In recent weeks Russia achieved a victory for Assad in the East Ghouta region, and last week it helped the regime take over the Yarmouk refugee camp in south Damascus, or what was left of it. Islamic State forces that remained in the camp signed a retreat agreement and were exiled to the desert near Homs, while the few remaining Palestinian and Syrian civilians headed north in convoys. The camp’s destruction was completed almost entirely and footage shows that not a single house was left standing in the place that had been home to hundreds of thousands of people.
Syrian soldiers swooped in on furniture and other items left in the ruins, as they did in Aleppo and Ghouta. These items have become an added source of income for the regime’s soldiers and militias. Yarmouk will join the list of real estate assets whose renovation will be offered to Russian or Iranian companies as part of the compensation for their economic aid to Syria.
Damascus will give Russian companies projects consisting of tens of thousands of housing units and complexes in several cities such as Daraa and Douma, near which Assad’s army attacked civilians with chemical weapons.
These cities’ residents, who fled and want to come back, are in for a nasty surprise. The regime has passed a law stipulating that, within a month of the law’s publication, property owners must submit documents proving they’re the owners if they’re to rebuild their homes or get their land back. But the residents aren’t allowed to return to the cities, so they can’t submit any documents. If they fail to prove ownership, the regime can confiscate their property.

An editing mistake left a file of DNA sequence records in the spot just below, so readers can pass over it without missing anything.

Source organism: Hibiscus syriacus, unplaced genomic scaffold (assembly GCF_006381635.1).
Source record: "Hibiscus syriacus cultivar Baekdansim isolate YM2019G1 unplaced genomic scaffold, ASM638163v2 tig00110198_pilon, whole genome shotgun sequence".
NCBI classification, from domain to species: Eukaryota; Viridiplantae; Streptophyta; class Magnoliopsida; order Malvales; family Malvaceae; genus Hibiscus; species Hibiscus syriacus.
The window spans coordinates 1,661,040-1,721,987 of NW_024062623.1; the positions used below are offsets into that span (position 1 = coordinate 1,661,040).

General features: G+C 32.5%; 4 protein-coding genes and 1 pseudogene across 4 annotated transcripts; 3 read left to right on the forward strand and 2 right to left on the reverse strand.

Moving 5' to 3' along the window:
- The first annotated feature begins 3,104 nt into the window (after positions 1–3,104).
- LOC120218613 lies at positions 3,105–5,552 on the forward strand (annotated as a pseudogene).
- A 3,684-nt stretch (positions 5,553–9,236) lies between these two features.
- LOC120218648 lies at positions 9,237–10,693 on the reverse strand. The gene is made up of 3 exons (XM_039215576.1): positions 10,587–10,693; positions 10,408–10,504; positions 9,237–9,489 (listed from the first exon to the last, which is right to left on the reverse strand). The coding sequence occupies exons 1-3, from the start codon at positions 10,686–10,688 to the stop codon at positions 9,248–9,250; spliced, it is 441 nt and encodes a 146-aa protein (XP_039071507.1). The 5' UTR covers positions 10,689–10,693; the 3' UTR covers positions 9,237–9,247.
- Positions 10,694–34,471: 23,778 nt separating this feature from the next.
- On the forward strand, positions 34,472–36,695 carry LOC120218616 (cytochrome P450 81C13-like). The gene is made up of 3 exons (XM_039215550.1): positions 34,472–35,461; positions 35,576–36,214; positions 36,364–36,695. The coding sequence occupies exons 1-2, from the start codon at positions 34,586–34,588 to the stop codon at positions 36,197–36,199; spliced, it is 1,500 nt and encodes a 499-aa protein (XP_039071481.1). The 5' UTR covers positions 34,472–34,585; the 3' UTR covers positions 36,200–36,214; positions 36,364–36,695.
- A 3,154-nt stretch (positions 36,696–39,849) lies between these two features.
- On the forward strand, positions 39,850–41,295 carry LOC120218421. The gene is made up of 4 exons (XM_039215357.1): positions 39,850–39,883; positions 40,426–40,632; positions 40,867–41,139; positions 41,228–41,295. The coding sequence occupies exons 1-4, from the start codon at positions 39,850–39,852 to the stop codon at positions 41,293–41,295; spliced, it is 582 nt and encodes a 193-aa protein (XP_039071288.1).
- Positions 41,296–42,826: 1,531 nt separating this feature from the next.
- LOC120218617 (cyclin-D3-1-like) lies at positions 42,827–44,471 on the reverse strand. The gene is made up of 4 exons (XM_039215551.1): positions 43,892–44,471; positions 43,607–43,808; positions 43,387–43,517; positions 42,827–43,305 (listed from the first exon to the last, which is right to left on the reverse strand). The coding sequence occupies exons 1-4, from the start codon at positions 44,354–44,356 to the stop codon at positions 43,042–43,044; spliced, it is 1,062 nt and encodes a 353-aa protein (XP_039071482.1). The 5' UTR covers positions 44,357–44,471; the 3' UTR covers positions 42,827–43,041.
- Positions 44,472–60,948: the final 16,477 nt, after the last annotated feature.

Engineering a new demography
It’s feared that the regime and Iran will populate the cities with Shi’ites from Iraq. These demographic changes aren’t new to Syria. Arab residents moved to former Kurdish areas, some 300 Iraqi families settled in Syria in 2016, and now thousands more are expected to take the place of the original residents.
In recent days, social media in Syria reported the possibility that the Arab forces who are partners to the Kurdish militia cooperating with the Americans will return to the Syrian army. This move is part of the Russian drive to destroy the rebel militias via local agreements, thus eliminating their objection to the diplomatic process.
Two and a half years have passed since Russia’s massive involvement in the war in Syria, a relatively short period for Russia’s success so far. It got the United States out of the Syrian arena, revived the Assad regime, which has regained most of the country, and pushed Iran out of the strategic-move business. Russia also achieved a monopoly in running the diplomacy. All this requires it to speed up the diplomatic process and set faits accomplis to complete it.
Moscow’s strategy is now the most important guarantee to prevent a war between Iran and Israel in Syria that could develop into a clash between Iran and the United States. The question is whether Iran will continue to see eye to eye with Russia — which would require Tehran to withdraw its forces from Syria. If Iran decides to retreat, how could it show that this is part of coordination with Russia rather than a surrender to the American ultimatum? How can it protect its interests in Syria and Lebanon without maintaining a military force in Syria?
It seems that Israel, Iran and the United States will have to cooperate with Russia and lower their expectations of Tehran in the short term to get it out of Syria in the medium term.